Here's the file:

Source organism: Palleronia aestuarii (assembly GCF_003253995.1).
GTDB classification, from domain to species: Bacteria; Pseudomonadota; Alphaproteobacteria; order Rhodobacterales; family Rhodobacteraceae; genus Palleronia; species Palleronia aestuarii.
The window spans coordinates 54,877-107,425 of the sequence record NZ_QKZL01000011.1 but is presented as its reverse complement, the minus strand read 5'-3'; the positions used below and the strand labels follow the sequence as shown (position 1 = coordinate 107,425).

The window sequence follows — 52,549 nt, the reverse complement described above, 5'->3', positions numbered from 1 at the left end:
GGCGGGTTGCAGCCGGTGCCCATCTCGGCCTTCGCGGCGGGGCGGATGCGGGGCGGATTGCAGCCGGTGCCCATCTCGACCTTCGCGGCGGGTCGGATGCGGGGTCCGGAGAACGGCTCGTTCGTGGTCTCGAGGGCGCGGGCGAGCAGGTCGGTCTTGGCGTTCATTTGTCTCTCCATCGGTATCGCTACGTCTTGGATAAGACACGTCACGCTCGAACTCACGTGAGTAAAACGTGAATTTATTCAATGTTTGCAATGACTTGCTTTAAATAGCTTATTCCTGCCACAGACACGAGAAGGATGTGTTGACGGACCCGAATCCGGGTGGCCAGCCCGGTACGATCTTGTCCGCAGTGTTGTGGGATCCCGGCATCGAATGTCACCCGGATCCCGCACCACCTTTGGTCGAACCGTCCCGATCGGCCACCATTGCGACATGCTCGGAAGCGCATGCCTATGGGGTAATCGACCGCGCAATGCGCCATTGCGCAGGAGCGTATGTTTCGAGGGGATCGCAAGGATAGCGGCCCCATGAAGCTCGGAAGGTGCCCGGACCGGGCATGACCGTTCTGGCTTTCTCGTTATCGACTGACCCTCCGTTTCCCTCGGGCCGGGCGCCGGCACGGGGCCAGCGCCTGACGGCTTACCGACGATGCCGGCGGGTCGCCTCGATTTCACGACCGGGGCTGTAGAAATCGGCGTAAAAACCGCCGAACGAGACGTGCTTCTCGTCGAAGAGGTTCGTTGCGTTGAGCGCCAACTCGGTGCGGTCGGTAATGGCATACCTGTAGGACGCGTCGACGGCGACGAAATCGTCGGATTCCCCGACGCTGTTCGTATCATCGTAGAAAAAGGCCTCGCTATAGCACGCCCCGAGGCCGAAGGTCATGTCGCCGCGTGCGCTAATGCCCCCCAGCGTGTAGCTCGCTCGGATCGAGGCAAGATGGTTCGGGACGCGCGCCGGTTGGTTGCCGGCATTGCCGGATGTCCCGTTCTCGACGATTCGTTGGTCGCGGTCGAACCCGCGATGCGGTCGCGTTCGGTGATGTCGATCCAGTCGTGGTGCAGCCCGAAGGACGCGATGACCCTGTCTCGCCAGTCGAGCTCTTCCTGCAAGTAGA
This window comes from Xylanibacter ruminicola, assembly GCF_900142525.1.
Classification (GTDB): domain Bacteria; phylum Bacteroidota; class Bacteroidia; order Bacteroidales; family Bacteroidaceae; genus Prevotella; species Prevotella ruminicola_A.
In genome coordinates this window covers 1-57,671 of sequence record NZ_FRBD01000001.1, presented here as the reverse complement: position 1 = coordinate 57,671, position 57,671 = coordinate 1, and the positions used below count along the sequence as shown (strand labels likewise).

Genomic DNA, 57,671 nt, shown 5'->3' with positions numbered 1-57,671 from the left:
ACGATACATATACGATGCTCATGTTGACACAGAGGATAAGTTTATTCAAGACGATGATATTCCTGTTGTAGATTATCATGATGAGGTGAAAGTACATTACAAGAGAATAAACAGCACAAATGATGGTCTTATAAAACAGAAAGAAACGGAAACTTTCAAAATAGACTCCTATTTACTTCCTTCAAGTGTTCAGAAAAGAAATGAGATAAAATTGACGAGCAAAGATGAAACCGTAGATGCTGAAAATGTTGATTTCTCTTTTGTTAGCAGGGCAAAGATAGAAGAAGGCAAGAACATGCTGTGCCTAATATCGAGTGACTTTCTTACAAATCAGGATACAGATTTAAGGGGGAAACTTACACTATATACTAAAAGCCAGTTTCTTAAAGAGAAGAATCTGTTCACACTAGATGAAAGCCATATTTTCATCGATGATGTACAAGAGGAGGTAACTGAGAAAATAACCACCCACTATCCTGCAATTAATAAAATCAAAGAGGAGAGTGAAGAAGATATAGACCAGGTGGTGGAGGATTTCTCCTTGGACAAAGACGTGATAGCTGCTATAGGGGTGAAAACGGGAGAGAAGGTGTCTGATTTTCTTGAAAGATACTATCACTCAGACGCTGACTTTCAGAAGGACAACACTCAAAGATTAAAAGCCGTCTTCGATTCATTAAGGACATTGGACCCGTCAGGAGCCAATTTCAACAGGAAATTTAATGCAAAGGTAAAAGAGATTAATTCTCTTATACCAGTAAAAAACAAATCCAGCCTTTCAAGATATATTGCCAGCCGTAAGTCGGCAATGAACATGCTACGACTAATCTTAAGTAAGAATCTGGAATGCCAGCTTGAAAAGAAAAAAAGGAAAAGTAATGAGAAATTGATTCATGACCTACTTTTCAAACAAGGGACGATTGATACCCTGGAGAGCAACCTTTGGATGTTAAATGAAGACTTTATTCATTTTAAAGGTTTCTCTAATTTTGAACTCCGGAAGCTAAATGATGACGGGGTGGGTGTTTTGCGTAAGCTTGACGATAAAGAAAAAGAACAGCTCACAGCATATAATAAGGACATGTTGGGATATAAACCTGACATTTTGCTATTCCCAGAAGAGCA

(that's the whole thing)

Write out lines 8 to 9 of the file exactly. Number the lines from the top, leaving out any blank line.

In genome coordinates this window covers 1-57,671 of sequence record NZ_FRBD01000001.1, presented here as the reverse complement: position 1 = coordinate 57,671, position 57,671 = coordinate 1, and the positions used below count along the sequence as shown (strand labels likewise).

Genomic DNA, 57,671 nt, shown 5'->3' with positions numbered 1-57,671 from the left: